In our efforts to measure the #DisruptTexts impact around the country and world, we are sharing the work educators are doing in their schools and districts. We are so inspired and moved by the reports and we encourage everyone to consider the ways this work needs to permeate their environment. These efforts will always look different because they should be based on your particular context. 


Dawn Kasal Finley (@kasal_finley) teaches in St. Louis, Missouri and shared with us her growth and learning from #DisruptTexts. 

She begins by telling us about her teaching context. We can’t express enough how important it is to understand the socio-political dynamics of your teaching context. That important framing determines the type of work we need to do. All of our efforts should be based directly on the students sitting in front of us and the community in which we teach. She explains: 

“Before I knew about #DisruptTexts, and before it was a movement, I started teaching in a majority white (there were 2 black students out of 600+ when I started) all-male school. There were only 5 female teachers and 1 Black teacher (male). I knew right away that I wanted my students to see the world from a perspective other than their own white, middle-class, world. Most of them live in zip codes that are predominantly, if not entirely, white and come from grade schools of the same demographics. I also took into account our city’s troubled history and present with segregation, racism, police violence–Mike Brown was killed 10 miles from my school.  But it was a world away from my students. His death was the August of my 2nd year of teaching. Through my own identity work as the White Adoptive Parent of two Black children, I knew the value of what I had to do. I knew the work was hard and I knew I had to use my classroom to attempt to make the world better for my own children and all PoC. I accepted early on that the work was one White people had to do, and as a White teacher it was my responsibility. Most of my disruption work started with Chimamanda Ngozi Adichie’s TedTalk “The Danger of a Single Story.” 

“Not having colleagues wanting to engage in this work and still only using Twitter periodically, I started my journey to expose my students through a lot of hit or miss ventures.” We know this part of the struggle is real. We appreciate your commitment.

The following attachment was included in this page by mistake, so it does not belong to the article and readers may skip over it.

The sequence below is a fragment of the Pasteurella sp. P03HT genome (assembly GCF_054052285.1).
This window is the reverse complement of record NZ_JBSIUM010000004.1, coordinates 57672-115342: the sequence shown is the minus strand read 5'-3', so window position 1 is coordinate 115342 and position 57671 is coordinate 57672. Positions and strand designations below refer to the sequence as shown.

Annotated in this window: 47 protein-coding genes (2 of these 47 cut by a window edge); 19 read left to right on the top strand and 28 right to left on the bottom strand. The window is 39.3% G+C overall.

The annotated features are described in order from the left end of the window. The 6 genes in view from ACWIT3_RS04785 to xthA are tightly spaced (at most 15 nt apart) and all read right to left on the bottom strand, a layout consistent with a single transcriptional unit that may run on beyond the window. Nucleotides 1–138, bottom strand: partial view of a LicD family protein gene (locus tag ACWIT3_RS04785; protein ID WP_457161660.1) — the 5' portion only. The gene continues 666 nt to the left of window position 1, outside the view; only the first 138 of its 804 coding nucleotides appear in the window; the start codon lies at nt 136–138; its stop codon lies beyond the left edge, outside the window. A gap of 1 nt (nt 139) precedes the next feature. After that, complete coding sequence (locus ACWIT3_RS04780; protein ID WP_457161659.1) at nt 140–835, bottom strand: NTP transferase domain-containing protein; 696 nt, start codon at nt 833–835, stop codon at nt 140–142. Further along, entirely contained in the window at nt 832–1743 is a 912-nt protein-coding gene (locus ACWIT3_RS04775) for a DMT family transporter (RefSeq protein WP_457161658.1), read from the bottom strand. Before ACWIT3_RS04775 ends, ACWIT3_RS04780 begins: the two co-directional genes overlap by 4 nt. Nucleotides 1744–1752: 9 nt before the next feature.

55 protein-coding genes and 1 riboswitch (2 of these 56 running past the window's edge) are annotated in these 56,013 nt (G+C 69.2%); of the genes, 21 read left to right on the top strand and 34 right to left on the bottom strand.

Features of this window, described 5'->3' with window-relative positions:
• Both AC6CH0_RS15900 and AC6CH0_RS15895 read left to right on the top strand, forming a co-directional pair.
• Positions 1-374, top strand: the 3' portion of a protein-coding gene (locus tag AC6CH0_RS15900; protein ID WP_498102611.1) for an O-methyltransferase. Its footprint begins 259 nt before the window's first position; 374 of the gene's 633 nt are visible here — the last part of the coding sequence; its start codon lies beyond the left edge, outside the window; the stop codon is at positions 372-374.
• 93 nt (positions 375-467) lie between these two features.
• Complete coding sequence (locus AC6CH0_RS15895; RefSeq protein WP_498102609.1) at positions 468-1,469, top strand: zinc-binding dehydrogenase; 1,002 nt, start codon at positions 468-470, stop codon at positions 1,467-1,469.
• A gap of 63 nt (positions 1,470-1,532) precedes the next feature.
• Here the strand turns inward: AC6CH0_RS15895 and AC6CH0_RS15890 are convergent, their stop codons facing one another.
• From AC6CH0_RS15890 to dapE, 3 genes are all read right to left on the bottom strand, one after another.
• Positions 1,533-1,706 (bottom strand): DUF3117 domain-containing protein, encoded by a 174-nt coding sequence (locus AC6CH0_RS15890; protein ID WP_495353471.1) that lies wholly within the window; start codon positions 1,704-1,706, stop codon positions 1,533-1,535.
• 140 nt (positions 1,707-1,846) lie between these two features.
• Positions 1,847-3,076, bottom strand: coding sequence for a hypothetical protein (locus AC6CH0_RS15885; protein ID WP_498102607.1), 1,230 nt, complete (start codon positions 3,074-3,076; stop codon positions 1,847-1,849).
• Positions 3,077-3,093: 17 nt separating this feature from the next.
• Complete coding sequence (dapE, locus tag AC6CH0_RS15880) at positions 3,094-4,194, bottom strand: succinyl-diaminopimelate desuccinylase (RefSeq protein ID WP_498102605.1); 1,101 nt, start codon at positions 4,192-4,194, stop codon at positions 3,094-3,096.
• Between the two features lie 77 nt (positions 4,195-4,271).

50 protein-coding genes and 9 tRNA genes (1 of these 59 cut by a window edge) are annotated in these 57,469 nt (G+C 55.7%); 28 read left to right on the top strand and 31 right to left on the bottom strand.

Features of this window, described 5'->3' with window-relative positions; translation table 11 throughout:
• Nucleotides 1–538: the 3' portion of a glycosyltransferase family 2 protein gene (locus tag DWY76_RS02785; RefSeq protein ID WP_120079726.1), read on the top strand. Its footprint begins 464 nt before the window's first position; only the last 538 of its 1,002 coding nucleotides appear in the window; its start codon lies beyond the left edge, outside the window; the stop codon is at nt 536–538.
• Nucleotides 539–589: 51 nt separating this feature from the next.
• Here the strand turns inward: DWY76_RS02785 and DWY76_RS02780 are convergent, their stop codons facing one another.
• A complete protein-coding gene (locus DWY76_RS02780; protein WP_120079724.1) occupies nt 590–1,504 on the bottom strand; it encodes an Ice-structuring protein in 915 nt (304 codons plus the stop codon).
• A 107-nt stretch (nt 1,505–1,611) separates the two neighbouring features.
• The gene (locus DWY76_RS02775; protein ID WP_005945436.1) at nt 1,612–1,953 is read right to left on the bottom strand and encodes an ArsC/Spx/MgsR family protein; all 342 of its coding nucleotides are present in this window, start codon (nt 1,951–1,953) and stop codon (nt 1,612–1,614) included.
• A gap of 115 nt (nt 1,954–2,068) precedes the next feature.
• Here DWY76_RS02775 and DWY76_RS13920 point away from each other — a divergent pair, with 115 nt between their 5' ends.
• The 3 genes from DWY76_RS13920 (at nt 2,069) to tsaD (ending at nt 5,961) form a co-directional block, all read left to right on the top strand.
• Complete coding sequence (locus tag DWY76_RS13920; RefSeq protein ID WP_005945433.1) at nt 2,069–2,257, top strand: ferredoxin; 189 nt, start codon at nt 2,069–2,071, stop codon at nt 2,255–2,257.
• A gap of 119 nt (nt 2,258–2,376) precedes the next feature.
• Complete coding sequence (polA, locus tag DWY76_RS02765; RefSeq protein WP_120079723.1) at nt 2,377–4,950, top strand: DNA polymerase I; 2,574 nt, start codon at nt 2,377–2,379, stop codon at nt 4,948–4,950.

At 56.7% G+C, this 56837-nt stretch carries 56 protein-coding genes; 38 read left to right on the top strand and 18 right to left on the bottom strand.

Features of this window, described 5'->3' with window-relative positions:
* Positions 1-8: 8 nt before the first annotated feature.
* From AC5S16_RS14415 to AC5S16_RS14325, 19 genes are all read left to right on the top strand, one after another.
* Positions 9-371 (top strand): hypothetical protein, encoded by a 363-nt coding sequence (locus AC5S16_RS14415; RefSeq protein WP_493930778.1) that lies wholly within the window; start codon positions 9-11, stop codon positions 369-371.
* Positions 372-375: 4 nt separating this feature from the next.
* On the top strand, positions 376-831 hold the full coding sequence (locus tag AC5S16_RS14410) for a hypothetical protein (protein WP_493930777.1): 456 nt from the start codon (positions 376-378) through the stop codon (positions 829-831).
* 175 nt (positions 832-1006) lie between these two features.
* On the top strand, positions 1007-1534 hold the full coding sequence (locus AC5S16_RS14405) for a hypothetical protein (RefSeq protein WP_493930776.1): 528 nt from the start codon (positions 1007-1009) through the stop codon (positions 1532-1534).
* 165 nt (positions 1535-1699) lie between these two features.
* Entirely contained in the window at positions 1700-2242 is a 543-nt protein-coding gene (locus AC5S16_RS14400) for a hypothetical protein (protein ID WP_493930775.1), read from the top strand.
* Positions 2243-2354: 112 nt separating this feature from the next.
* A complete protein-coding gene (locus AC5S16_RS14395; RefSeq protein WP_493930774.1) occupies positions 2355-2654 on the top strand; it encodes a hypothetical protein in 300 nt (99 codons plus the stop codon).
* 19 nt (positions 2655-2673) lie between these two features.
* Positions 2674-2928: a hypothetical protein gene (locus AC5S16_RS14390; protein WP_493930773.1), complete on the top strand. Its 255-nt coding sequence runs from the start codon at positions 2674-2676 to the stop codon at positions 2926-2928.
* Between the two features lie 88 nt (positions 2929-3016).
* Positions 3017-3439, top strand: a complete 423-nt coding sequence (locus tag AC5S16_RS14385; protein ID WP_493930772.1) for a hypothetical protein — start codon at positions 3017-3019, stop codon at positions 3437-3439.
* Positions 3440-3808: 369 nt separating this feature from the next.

And then, her turning point: “It was in the fall of 2016 when we were having a class discussion over The Narrative of the Life of Frederick Douglass when a student said “…the good slave owners…” when I realized I could not be subtle or nuanced. I had to be intentional. I had to do more than just expose them to stories; I had to push them. I had to teach them history (more than I was).”  

Here’s how she responded, and the actions she took: 

“I revamped my Honors Jr English class to be organized around the following essential questions: 

  • What does it mean to be American?
  • Who gets to be American? 
  • What is the American Dream? 
  • Is the American Dream possible? 

My first intentional act of disruption was to show the History Channel documentary on Nat Turner. After we watched, I asked the students to write a reflection where they had to explain “Why isn’t Nat Turner celebrated as a hero?”  

The essays were emotionally difficult to read. The idea that Nat Turner would be seen as a hero was impossible for so many of my students. I kept pushing their thinking. Exposure wasn’t enough. I still needed more.” 

And then, she disrupted a text deemed a classic; a text that so many people hold dear to their hearts without considering its limitations and exclusion of voices and narratives.  

The Great Gatsby was the required book for 11th graders. After 3 years of Gatsby and more work and reading on equity, anti-racism, social justice, coupled with an increase in students of color (by the fall of 2016 we had about 18 and there were tensions), I still knew I had to do more. I did my first paired-text work (Fall of 2016). I assigned The Warmth of Other Suns prior to reading Gatsby. This text more than any other changed my teaching. My students were able to see connections with people’s stories in ways they were unable to see earlier.”  

Here’s how #DisruptTexts shows up directly in her work: 

“The work of disrupting is difficult and created through trial and error and not giving up. I stumbled across #DisruptTexts prior to the start of the 2018-2019 school year. My participation in the hashtag pushed me to do more. I dropped my essential questions around the American Dream and added the questions: Whose stories are told and privileged? How does this impact our world? This year I took out all of the readings by white authors aside from “Self-Reliance”, “On Civil-Disobedience,” and The Great Gatsby.  I added There, There, Scene On Radio’s “Seeing White” podcast, kept The Warmth of Other Suns, and added social justice book clubs.” 

Dawn ended up making some really big personal and professional changes based on her work: 

“No one else at my school was willing to do this work. I ended up leaving my job based on my political views and my need to ask students to question their beliefs. The work of #DisruptTexts continues to inspire and push me to do the heavy lifting of this work and to push and challenge my students and colleagues to do more.” 

Dawn, we thank you for your work and for your resilience in the face of loneliness. You’re right: this work isn’t easy and it can be quite taxing. Thank you for being a part of this work, and I hope that our digital community can be the welcoming space you need. Keep up the disruption! 


2 Comment on “Disrupting the American Protagonist

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